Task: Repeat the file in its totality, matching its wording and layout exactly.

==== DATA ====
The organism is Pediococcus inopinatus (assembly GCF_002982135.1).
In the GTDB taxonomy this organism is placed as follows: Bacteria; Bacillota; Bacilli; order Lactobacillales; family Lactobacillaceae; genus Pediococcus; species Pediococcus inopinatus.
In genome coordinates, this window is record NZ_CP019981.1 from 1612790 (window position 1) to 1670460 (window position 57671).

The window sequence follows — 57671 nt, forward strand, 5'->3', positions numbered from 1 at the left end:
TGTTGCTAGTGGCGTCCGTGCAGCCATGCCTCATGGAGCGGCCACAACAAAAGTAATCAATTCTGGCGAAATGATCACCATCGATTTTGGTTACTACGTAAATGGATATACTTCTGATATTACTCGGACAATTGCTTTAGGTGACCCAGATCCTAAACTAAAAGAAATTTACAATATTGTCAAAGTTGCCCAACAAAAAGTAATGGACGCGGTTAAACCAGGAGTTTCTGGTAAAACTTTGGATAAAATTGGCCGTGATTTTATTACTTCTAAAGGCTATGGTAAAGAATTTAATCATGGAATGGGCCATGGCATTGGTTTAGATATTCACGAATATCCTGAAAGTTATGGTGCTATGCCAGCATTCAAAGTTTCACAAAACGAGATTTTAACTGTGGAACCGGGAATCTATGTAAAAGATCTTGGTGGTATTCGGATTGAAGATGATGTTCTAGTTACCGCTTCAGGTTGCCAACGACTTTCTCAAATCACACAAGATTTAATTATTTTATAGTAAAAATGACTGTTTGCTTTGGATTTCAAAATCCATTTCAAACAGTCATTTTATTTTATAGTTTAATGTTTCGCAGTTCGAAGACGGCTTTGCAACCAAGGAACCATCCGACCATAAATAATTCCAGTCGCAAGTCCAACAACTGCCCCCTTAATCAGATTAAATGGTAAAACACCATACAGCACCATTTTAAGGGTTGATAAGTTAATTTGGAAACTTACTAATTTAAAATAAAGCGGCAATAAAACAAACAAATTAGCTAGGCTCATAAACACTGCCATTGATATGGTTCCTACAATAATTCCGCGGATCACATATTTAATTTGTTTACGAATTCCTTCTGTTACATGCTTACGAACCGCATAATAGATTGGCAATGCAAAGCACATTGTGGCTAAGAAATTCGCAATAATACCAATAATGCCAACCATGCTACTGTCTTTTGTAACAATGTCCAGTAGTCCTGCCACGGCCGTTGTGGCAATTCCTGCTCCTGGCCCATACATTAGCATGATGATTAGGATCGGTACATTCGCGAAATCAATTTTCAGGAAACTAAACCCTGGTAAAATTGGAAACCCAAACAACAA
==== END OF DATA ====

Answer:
The organism is Pediococcus inopinatus (assembly GCF_002982135.1).
In the GTDB taxonomy this organism is placed as follows: Bacteria; Bacillota; Bacilli; order Lactobacillales; family Lactobacillaceae; genus Pediococcus; species Pediococcus inopinatus.
In genome coordinates, this window is record NZ_CP019981.1 from 1612790 (window position 1) to 1670460 (window position 57671).

The window sequence follows — 57671 nt, forward strand, 5'->3', positions numbered from 1 at the left end:
TGTTGCTAGTGGCGTCCGTGCAGCCATGCCTCATGGAGCGGCCACAACAAAAGTAATCAATTCTGGCGAAATGATCACCATCGATTTTGGTTACTACGTAAATGGATATACTTCTGATATTACTCGGACAATTGCTTTAGGTGACCCAGATCCTAAACTAAAAGAAATTTACAATATTGTCAAAGTTGCCCAACAAAAAGTAATGGACGCGGTTAAACCAGGAGTTTCTGGTAAAACTTTGGATAAAATTGGCCGTGATTTTATTACTTCTAAAGGCTATGGTAAAGAATTTAATCATGGAATGGGCCATGGCATTGGTTTAGATATTCACGAATATCCTGAAAGTTATGGTGCTATGCCAGCATTCAAAGTTTCACAAAACGAGATTTTAACTGTGGAACCGGGAATCTATGTAAAAGATCTTGGTGGTATTCGGATTGAAGATGATGTTCTAGTTACCGCTTCAGGTTGCCAACGACTTTCTCAAATCACACAAGATTTAATTATTTTATAGTAAAAATGACTGTTTGCTTTGGATTTCAAAATCCATTTCAAACAGTCATTTTATTTTATAGTTTAATGTTTCGCAGTTCGAAGACGGCTTTGCAACCAAGGAACCATCCGACCATAAATAATTCCAGTCGCAAGTCCAACAACTGCCCCCTTAATCAGATTAAATGGTAAAACACCATACAGCACCATTTTAAGGGTTGATAAGTTAATTTGGAAACTTACTAATTTAAAATAAAGCGGCAATAAAACAAACAAATTAGCTAGGCTCATAAACACTGCCATTGATATGGTTCCTACAATAATTCCGCGGATCACATATTTAATTTGTTTACGAATTCCTTCTGTTACATGCTTACGAACCGCATAATAGATTGGCAATGCAAAGCACATTGTGGCTAAGAAATTCGCAATAATACCAATAATGCCAACCATGCTACTGTCTTTTGTAACAATGTCCAGTAGTCCTGCCACGGCCGTTGTGGCAATTCCTGCTCCTGGCCCATACATTAGCATGATGATTAGGATCGGTACATTCGCGAAATCAATTTTCAGGAAACTAAACCCTGGTAAAATTGGAAACCCAAACAACAA